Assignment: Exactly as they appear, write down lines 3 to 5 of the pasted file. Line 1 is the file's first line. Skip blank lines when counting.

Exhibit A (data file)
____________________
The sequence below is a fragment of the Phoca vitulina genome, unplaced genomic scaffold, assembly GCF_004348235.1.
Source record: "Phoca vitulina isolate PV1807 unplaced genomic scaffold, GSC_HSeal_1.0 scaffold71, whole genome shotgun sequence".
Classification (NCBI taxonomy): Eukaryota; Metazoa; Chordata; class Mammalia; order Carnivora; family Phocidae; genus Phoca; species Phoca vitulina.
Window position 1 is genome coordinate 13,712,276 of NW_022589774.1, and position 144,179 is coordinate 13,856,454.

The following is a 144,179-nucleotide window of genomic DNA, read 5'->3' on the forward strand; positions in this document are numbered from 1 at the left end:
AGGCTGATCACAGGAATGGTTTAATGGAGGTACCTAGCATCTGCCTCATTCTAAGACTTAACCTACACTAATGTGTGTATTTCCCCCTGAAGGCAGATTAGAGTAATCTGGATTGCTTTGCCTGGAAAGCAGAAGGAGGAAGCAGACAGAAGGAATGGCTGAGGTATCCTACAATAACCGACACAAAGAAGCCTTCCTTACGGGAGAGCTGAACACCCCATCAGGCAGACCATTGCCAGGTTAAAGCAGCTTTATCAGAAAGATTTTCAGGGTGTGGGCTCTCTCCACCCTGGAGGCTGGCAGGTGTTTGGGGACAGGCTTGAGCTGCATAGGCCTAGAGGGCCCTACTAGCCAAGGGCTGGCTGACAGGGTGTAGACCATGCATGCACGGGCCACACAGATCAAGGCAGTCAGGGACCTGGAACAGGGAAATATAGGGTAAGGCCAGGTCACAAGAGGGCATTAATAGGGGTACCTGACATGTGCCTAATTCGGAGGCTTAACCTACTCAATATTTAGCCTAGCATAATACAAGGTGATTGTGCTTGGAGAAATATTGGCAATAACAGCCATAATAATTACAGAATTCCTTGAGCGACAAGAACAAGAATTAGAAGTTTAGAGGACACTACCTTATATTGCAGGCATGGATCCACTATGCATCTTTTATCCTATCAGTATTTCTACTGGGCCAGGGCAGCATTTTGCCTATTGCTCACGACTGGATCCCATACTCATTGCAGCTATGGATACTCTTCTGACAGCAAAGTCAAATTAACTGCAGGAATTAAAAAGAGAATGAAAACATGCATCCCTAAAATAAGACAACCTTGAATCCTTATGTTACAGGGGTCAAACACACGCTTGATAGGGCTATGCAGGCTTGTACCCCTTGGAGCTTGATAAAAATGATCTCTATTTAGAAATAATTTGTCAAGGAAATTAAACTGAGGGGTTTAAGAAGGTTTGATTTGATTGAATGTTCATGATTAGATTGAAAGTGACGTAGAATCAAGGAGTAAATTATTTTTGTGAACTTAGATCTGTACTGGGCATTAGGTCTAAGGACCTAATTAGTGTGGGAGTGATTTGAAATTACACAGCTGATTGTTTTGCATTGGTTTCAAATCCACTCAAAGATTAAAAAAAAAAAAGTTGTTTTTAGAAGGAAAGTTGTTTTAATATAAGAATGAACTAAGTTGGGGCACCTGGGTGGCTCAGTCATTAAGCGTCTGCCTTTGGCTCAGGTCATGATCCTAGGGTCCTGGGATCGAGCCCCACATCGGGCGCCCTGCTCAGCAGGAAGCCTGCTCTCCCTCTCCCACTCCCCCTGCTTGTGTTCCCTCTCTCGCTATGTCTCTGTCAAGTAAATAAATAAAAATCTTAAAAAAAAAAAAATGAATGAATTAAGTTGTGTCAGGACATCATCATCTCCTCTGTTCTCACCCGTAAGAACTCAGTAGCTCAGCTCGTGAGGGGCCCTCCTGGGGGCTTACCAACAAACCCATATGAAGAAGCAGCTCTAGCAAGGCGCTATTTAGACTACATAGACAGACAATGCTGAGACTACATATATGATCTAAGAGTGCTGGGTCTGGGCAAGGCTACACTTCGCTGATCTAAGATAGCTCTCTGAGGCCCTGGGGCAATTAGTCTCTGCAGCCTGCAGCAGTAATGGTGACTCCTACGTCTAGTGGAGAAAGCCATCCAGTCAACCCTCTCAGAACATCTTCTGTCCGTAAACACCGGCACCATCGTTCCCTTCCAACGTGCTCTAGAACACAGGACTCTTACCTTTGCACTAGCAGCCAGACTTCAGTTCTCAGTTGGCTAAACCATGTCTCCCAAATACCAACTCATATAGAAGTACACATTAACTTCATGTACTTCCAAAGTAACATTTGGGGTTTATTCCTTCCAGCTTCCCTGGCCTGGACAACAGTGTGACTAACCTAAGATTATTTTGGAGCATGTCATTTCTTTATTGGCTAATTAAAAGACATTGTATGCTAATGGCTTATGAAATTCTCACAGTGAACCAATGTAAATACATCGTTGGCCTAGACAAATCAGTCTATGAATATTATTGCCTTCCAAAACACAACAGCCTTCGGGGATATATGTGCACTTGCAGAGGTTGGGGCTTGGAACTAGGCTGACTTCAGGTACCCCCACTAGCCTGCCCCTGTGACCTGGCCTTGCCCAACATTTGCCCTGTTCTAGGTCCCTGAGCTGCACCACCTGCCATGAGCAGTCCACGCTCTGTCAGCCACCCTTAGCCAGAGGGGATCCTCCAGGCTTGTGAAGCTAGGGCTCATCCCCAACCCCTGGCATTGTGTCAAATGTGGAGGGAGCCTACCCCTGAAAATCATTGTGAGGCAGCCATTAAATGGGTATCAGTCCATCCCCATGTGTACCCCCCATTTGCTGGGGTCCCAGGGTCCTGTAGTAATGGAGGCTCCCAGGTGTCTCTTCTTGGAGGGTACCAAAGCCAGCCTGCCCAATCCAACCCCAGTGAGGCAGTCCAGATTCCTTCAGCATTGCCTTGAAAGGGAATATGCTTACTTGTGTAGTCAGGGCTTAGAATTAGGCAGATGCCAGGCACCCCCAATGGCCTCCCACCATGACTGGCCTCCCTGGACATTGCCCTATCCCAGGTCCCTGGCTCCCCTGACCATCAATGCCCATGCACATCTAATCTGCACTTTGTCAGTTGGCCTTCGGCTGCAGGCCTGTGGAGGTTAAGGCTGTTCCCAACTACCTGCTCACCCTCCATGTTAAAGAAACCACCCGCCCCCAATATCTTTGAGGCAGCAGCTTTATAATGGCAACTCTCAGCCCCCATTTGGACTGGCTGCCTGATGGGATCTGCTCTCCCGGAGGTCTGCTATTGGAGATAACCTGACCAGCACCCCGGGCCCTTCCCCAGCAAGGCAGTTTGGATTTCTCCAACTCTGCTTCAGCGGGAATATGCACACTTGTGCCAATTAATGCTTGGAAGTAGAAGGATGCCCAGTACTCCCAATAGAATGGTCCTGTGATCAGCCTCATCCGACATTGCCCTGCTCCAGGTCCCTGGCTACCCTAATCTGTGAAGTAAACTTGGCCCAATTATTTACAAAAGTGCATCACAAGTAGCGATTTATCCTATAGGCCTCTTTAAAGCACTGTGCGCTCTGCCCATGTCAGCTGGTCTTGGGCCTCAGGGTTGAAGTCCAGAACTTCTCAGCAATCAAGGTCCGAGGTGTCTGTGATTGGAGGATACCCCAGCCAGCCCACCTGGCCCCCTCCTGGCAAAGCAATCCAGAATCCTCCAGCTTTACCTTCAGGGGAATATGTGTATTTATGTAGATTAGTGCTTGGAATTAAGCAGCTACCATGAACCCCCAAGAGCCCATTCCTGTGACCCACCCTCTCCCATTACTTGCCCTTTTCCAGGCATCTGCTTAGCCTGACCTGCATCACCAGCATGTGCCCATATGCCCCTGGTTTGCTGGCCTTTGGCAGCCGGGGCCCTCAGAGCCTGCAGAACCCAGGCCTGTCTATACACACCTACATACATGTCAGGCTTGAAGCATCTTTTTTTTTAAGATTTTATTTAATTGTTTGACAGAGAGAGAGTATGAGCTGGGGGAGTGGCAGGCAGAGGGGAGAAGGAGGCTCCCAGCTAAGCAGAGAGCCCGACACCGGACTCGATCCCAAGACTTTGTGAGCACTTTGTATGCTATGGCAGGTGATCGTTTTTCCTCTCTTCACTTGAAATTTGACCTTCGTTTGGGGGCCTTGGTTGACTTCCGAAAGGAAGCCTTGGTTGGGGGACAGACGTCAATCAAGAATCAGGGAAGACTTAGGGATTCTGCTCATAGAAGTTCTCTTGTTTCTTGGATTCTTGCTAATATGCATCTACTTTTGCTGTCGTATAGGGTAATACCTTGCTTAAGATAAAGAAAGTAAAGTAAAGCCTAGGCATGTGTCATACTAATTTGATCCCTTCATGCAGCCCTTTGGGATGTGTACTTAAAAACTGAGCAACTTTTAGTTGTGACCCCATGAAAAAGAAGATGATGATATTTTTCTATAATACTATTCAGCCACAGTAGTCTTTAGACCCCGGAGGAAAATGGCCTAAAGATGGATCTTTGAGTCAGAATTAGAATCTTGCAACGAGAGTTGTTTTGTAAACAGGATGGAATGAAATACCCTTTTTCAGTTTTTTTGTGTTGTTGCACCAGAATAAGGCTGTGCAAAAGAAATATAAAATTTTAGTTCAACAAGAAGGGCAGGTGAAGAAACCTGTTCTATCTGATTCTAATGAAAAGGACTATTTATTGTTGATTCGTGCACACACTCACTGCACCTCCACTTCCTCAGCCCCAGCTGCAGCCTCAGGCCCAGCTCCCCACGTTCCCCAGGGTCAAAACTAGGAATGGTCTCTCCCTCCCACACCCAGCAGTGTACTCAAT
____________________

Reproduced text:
Classification (NCBI taxonomy): Eukaryota; Metazoa; Chordata; class Mammalia; order Carnivora; family Phocidae; genus Phoca; species Phoca vitulina.
Window position 1 is genome coordinate 13,712,276 of NW_022589774.1, and position 144,179 is coordinate 13,856,454.

The following is a 144,179-nucleotide window of genomic DNA, read 5'->3' on the forward strand; positions in this document are numbered from 1 at the left end: